If Permira thinks WH Smith is worth 375p a share, then it's almost certainly worth considerably more. The City's dozy old institutional investors have been made to look prize Charlies once too often by selling off Britain's prime retail properties to private equity, only to gaze on enviously at the fabulous returns their new owners make from them. They must not make the same mistake again.
Keith Hammill and Simon Burke, both former WH Smith employees, hope to make hundreds of millions of pounds for their private equity backers from the tired old high street stalwart, simply by injecting debt and some commonsense retail principles. Cannot Kate Swann, WH Smith's newish chief executive, achieve the same thing for her long-suffering legacy investors? A former Tesco management trainee and Argos MD, she's a bit of an unknown quantity in running her own show. None the less, I see no reason why she shouldn't succeed.
Permira has timed its offer well to take advantage of a 10-year low in the share price. It has also come in at a premium sufficiently large to deter rivals and make WH Smith directors think about their responsibilities. However, this is only a preliminary approach, and it is subject to the usual due diligence, during which time, if the precedent of many private equity bids is followed, the price will be steadily chipped away.
Interestingly, WH Smith is being advised by the same investment banking boutique, Greenhill, as acted for Debenhams when it was approached by Permira. Greenhill seems to be following the same tactic: getting the name and the price of the bidder out into the market quickly to establish whether there might be the interest to generate an auction.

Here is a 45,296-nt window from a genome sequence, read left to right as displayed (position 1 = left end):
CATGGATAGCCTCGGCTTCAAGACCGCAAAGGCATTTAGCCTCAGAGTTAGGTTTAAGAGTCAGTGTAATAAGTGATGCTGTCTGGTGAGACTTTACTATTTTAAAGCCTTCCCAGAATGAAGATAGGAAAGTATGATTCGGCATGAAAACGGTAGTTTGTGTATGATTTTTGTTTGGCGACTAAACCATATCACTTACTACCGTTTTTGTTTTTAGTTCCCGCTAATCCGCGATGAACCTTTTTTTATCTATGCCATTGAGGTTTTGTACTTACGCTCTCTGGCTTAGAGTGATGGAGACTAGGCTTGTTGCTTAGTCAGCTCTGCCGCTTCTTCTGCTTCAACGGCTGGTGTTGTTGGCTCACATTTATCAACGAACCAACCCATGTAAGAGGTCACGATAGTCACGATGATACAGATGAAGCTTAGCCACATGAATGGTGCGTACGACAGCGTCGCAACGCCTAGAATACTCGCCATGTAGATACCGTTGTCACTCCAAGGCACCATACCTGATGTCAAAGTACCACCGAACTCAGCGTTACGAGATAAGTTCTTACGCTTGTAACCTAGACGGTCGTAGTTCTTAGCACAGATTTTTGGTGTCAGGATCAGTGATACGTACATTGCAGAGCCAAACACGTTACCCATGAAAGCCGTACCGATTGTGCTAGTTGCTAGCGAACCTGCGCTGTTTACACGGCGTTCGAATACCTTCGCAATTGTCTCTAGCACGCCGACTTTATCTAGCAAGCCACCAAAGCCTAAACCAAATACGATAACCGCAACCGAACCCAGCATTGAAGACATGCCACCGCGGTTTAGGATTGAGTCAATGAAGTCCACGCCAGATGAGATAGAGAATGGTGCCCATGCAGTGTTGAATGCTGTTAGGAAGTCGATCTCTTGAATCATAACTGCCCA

The difficulty Kate Swann has got in telling Permira to get lost is the question of whether this is an offer shareholders would want to consider. Permira would have us believe that for the answer to be no, she would need to demonstrate similar value in double quick time. Ms Swann is due to present interim figures on Thursday, but she's not yet past the operational review stage of her induction, and will struggle to come up with such a value creation plan on this scale.
None the less, if investors want to have a quoted retail sector left at all, then they must reject Permira's interest. The high returns made in private equity are often justified by way of the higher risks private equity players are prepared to take, yet how often do you come across an impoverished private equity investor? Impoverished stock market investors are on the other hand two a penny. If traditional, long investing is to have any future at all, then its followers must be prepared to take what the name implies a long view. Otherwise they might as well join the rush into hedge funds and private equity along with everyone else.Reuse content